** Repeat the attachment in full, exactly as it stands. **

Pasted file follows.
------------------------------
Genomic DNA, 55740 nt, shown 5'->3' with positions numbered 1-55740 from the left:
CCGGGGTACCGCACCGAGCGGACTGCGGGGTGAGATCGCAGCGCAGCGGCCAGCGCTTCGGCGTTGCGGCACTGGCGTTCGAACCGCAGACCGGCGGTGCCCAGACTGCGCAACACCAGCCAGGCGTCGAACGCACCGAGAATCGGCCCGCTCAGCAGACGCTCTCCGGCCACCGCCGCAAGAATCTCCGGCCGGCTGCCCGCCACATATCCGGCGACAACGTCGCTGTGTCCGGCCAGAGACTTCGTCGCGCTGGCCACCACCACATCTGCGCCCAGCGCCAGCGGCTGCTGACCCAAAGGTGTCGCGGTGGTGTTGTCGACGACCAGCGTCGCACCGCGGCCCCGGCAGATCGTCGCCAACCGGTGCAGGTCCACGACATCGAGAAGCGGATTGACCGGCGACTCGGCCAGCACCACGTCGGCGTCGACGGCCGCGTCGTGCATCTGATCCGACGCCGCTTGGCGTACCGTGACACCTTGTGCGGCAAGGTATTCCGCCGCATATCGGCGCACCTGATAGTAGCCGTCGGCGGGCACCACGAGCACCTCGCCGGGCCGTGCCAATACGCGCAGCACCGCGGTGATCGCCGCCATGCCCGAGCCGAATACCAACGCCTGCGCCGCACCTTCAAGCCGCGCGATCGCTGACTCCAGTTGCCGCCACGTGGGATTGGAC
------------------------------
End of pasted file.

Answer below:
Genomic DNA, 55740 nt, shown 5'->3' with positions numbered 1-55740 from the left:
CCGGGGTACCGCACCGAGCGGACTGCGGGGTGAGATCGCAGCGCAGCGGCCAGCGCTTCGGCGTTGCGGCACTGGCGTTCGAACCGCAGACCGGCGGTGCCCAGACTGCGCAACACCAGCCAGGCGTCGAACGCACCGAGAATCGGCCCGCTCAGCAGACGCTCTCCGGCCACCGCCGCAAGAATCTCCGGCCGGCTGCCCGCCACATATCCGGCGACAACGTCGCTGTGTCCGGCCAGAGACTTCGTCGCGCTGGCCACCACCACATCTGCGCCCAGCGCCAGCGGCTGCTGACCCAAAGGTGTCGCGGTGGTGTTGTCGACGACCAGCGTCGCACCGCGGCCCCGGCAGATCGTCGCCAACCGGTGCAGGTCCACGACATCGAGAAGCGGATTGACCGGCGACTCGGCCAGCACCACGTCGGCGTCGACGGCCGCGTCGTGCATCTGATCCGACGCCGCTTGGCGTACCGTGACACCTTGTGCGGCAAGGTATTCCGCCGCATATCGGCGCACCTGATAGTAGCCGTCGGCGGGCACCACGAGCACCTCGCCGGGCCGTGCCAATACGCGCAGCACCGCGGTGATCGCCGCCATGCCCGAGCCGAATACCAACGCCTGCGCCGCACCTTCAAGCCGCGCGATCGCTGACTCCAGTTGCCGCCACGTGGGATTGGAC